IVO DAALDER. Jon Chait links to this op-ed by Robert Kagan and Ivo Daalder proposing a "Concert of Democracies" to lend legitimacy to American interventions. Matt raises some compelling objections to the notion, but the broader merits of the concept aside, this from Chait caught my attention: "[The op-ed is] interesting not so much for what it says but for who says it. The co-authors are neoconservative Robert Kagan and liberal (Iraq war opponent and former Howard Dean supporter) Ivo Daalder of the Brookings Institution." [italics added]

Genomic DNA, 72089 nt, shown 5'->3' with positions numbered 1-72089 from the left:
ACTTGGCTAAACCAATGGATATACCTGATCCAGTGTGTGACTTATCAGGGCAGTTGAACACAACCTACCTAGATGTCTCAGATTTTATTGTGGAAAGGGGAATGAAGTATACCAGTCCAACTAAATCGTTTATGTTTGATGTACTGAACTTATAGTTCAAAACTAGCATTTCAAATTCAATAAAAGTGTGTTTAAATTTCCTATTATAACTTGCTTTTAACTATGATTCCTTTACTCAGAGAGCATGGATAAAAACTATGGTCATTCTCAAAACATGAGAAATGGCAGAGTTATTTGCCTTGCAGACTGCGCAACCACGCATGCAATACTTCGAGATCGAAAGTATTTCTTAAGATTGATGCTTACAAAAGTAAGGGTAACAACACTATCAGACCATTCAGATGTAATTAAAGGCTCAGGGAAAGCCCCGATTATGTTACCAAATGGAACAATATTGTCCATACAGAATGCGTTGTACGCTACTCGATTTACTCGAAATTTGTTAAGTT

Daalder was, like many many many center-left foreign policy establishment types, pretty cautious in his public commentary in the run-up to the Iraq war. But he did sign this March 19, 2003 Project for a New American Century letter, the first sentence of which reads: "Although some of us have disagreed with the administration's handling of Iraq policy and others of us have agreed with it, we all join in supporting the military intervention in Iraq." This seems like ... I dunno, tepid opposition. It is true that he was an advisor to the Dean campaign, only to jump off the bus in early 2004 and commence talking smack about the candidate along with other Brookings colleagues. But since one longstanding theme of Daalder's commentary in the last several years has been to argue that neoconservatism shouldn't be blamed for the Iraq war, it's somewhat less surprising to see him co-authoring pieces with a neoconservative. I don't raise these points to engage in the kind of ad hominem attacks for which Chait faulted liberals regarding their critiques of last week's O'Hanlon-Pollack op-ed -- just to quibble with Chait's notion that this op-ed is "interesting not so much for what it says but for who says it."
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